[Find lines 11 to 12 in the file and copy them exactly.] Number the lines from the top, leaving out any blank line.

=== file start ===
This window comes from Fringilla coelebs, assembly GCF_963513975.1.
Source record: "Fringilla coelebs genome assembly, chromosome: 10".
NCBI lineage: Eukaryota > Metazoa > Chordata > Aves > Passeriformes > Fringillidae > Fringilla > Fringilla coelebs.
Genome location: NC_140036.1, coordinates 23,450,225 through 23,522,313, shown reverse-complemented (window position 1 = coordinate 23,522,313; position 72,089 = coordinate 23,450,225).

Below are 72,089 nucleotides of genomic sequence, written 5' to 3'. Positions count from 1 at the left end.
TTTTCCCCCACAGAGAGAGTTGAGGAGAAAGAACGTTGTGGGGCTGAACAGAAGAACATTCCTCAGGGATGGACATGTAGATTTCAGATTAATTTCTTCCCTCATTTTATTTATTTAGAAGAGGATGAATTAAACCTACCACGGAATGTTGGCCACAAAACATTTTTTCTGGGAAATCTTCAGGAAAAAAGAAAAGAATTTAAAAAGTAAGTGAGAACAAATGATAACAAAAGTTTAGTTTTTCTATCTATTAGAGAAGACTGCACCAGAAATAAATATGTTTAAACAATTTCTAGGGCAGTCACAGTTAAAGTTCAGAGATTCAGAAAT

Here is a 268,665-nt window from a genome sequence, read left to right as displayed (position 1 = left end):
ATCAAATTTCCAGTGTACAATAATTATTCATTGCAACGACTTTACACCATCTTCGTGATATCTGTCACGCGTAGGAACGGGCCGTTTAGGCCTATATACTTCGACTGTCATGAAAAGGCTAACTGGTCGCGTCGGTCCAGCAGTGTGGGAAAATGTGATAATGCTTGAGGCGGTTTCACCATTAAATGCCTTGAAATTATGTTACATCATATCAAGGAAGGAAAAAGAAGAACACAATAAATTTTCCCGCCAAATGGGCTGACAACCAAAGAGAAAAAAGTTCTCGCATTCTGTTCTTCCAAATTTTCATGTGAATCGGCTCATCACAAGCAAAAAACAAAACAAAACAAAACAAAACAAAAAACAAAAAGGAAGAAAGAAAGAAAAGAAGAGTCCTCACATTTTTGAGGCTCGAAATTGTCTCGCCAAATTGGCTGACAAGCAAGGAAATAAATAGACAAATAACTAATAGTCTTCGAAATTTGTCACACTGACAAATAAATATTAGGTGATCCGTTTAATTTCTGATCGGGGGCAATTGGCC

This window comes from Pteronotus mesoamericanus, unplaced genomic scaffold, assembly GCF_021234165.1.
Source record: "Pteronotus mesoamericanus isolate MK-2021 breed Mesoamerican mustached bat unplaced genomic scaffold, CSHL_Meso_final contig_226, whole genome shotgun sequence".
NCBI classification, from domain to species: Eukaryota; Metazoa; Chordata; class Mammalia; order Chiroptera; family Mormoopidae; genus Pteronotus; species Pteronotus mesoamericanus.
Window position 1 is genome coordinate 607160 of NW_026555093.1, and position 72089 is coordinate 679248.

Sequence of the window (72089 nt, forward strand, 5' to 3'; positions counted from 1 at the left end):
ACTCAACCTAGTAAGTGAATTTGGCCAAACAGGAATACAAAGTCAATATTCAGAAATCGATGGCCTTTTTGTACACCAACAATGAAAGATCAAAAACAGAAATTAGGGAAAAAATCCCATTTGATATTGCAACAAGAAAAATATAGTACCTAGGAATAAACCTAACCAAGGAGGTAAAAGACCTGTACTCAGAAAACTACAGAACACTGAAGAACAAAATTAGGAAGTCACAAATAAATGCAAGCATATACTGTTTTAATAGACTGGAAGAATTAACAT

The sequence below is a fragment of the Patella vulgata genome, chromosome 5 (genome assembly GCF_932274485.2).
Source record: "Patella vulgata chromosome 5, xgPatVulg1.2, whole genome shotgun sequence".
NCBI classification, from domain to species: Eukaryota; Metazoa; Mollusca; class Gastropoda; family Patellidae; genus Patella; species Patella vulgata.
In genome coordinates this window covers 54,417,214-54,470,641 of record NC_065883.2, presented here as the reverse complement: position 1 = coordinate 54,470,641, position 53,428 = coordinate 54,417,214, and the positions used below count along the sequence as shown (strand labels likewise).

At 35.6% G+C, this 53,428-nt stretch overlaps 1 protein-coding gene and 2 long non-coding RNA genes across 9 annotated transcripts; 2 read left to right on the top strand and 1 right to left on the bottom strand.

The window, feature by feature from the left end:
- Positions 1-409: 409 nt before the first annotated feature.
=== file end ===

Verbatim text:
NCBI classification, from domain to species: Eukaryota; Metazoa; Chordata; class Mammalia; order Chiroptera; family Mormoopidae; genus Pteronotus; species Pteronotus mesoamericanus.
Window position 1 is genome coordinate 607160 of NW_026555093.1, and position 72089 is coordinate 679248.